As I’ve already opined in this as well as my previous post, Silverlight is currently optimally positioned for internal, line-of-business applications. These are the types of applications that need quick-and-dirty data entry screens, Office integration, dashboards, printouts, and other similar UI constructs. Enterprises want rapid development, simple deployment, and standardized technologies. Silverlight meets all of these needs quite well. And since an enterprise is able to control the hardware and software platforms of their users, they don’t have to worry about users not being able to run Silverlight applications.
There are other scenarios where Silverlight may be the right choice, even for public websites. There are certain requirements that HTML5 cannot meet, such as DRMed media, which Silverlight can provide. Browser plugins are always going to be ahead of the game in features compared to HTML due to the nature of web standards. Entire committees have to agree on a direction and many companies have to implement it before HTML can move forward. Conversely, a company can update a browser plugin to add a feature whenever they would like to, without have to worry about standards adherence.
Of course, a company with a public-facing website should not abandon HTML lightly. Using browser plugins does prevent some potential users from using your site. Depending on your company’s strategy, this may or may not be worth it. For standard, public-facing websites, developers should make every attempt to avoid plugins, Silverlight included, only bringing them to bear when there are no other options.
Does it make sense for my career?
Many of the developers I’ve spoke with lately are afraid to even get their feet wet with Silverlight due to its rocky future. They are worried that they will invest their time and energy into learning the platform only to have it abandoned by the industry within a short time period. Of course, every technology is eventually abandoned, and developers have to be constantly learning and adapting in order to stay ahead of this curve. But is Silverlight already past it’s prime? Should developers avoid even looking at it?
My opinion is that it is well worth a developer’s time to get to know Silverlight. Silverlight in itself is a very powerful technology that is still current technology and has a long term support window. It is not going anywhere immediately. In addition to that, Silverlight closely resembles Microsoft’s plan for the future: WinRT. Silverlight allows developers to create applications using C# and XAML within a sandboxed environment. And this is exactly what they will be doing when WinRT is released and companies start to dive into the frenzy to establish their products in Microsoft’s app store. A lot of the learning curve in Silverlight is getting used to XAML, and a constrained sandbox, forced asynchronicity, and many other concepts that will follow them into WinRT. Any time invested in learning Silverlight will allow a developer to get a head start on learning WinRT. And if Microsoft’s plan with Win8 is successful, this skill set will be in heavy demand.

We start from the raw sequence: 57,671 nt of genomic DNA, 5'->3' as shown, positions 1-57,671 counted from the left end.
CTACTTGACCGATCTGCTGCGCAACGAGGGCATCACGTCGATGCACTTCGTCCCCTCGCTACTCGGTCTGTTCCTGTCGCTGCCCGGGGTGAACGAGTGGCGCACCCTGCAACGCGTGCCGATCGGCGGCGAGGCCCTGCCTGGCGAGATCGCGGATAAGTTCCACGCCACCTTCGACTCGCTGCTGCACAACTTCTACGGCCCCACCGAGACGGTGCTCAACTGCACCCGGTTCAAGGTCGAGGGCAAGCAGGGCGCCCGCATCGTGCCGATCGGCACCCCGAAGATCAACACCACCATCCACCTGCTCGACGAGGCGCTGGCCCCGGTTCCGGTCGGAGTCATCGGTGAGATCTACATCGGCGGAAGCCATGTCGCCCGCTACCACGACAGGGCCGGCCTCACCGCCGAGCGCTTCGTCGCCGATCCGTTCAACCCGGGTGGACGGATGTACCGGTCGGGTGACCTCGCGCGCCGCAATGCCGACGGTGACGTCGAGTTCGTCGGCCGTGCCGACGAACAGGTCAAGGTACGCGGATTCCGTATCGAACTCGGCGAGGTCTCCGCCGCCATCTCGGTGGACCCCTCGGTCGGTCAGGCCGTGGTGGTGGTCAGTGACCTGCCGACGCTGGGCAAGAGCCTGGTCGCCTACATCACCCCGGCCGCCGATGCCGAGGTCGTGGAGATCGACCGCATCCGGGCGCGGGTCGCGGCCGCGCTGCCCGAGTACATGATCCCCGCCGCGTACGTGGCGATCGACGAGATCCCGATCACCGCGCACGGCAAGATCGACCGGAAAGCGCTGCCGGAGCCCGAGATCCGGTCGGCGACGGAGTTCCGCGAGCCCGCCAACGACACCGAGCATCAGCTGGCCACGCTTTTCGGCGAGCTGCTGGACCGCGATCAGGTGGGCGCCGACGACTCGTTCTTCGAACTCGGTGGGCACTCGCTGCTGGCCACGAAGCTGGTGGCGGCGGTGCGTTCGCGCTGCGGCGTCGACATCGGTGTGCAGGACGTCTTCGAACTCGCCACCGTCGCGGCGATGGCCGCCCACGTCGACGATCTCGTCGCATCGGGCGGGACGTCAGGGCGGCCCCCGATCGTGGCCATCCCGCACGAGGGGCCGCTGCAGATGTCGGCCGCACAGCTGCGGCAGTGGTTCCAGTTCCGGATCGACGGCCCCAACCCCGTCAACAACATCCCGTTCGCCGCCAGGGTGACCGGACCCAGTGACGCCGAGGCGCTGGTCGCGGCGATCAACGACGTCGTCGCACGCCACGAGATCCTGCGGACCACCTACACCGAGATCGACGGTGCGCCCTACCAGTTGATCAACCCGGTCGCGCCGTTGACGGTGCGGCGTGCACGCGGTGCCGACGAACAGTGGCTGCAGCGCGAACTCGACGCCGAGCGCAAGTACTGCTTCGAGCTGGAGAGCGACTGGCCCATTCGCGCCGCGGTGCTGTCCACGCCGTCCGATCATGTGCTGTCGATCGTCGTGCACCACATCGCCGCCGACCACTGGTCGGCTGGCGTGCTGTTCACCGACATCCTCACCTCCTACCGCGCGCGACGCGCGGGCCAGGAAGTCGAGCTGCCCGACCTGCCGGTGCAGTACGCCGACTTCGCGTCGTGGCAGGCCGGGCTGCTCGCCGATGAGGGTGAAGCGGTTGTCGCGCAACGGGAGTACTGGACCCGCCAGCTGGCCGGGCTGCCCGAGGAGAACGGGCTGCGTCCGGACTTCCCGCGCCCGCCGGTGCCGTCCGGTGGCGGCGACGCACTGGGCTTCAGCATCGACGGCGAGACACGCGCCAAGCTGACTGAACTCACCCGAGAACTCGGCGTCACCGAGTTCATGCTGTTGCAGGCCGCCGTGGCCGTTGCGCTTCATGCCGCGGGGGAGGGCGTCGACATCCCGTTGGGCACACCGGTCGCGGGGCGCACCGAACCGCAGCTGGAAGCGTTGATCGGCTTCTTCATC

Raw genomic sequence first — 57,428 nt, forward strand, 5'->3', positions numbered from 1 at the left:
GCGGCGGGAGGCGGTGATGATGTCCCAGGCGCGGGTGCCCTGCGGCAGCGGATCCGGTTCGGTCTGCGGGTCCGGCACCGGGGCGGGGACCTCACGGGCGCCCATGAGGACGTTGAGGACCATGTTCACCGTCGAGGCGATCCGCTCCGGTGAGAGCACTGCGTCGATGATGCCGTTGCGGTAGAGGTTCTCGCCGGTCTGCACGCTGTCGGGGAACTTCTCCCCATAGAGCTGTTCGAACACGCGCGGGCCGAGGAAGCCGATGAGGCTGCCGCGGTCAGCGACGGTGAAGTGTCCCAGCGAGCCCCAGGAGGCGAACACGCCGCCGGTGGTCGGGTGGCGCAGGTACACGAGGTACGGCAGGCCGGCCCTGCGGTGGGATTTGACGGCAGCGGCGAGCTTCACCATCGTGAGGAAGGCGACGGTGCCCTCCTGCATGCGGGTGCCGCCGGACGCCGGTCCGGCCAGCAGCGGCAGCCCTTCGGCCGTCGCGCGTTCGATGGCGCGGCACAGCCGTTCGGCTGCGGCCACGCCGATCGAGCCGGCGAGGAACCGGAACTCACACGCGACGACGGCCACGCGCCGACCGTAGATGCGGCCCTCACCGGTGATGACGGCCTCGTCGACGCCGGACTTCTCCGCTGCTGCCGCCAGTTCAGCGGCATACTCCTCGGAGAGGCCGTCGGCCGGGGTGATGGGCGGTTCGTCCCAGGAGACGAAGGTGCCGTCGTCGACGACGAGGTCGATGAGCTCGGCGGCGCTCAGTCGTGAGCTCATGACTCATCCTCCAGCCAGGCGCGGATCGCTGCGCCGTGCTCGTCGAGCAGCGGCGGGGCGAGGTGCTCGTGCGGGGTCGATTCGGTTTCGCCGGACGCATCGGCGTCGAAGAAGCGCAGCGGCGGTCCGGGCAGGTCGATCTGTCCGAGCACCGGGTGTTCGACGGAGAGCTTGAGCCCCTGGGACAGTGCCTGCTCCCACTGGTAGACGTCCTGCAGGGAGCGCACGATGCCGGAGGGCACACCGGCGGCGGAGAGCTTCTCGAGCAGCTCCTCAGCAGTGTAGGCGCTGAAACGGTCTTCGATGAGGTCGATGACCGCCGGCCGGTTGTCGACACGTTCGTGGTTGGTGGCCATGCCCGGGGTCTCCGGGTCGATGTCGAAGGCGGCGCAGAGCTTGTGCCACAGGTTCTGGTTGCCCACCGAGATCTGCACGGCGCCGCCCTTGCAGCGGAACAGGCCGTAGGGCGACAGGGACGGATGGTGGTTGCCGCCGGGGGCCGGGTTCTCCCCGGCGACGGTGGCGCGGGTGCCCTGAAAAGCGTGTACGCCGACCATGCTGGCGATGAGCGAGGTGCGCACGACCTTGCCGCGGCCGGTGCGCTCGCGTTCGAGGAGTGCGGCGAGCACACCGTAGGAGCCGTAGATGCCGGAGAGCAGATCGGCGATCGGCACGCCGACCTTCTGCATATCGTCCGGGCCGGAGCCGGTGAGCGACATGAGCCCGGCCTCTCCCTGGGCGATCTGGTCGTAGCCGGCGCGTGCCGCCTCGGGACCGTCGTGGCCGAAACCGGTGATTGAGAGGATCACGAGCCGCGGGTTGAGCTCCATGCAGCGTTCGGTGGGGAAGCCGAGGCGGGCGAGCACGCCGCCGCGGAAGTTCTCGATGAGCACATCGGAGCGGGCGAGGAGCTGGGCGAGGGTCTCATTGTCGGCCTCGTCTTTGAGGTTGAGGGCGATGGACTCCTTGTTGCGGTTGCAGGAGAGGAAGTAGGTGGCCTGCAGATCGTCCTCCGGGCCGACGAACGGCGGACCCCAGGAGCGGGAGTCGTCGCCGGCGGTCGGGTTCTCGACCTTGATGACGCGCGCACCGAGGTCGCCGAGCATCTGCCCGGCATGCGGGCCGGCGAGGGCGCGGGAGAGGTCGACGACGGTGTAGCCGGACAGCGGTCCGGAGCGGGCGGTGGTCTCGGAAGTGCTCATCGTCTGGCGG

Silverlight is by no means dead, and it still has a place in a well-rounded .NET developer’s toolbox. It is not the right answer for every problem, but it is the right answer for some. Silverlight 5 has just been released, and will be supported for many years to come. It provides all of the major features that a developer needs to create a very compelling application with a high rate of productivity. And any time invested in developing skills with Silverlight will translate nicely to WinRT.
The world is not black and white, and there are no silver bullets. You need to look at your requirements and determine if they would be better served by Silverlight, HTML5, or something else. But don’t dismiss Silverlight out of hand; the rumors of its death have been greatly exaggerated.
My opinion is obviously 100% correct. At least, that’s my opinion. However, if you are still aren’t convinced, here are some links to what others are saying on this issue.
- Telerik’s Platform Guidance
Telerik’s current stance toward various .NET technologies and when it makes sense to use them.
- Doug Seven’s Blog Article
Another post from a Telerik developer looking at WinRT and what it means for the current .NET platforms.
- Magenic White Paper: Assessing the Windows 8 Development Platform
This white paper from Rocky Lhotka and other Magenic gurus details the architecture behind the new WinRT platform that will be released with Windows 8. It analyzes the future of various UI technologies, including Silverlight, and discusses the migration path from these platforms to WinRT.
- Rocky’s Blog Article on Win8 and Enterprise Development
More from Rocky talking about WinRT, Windows 8, and the impact to enterprise application development.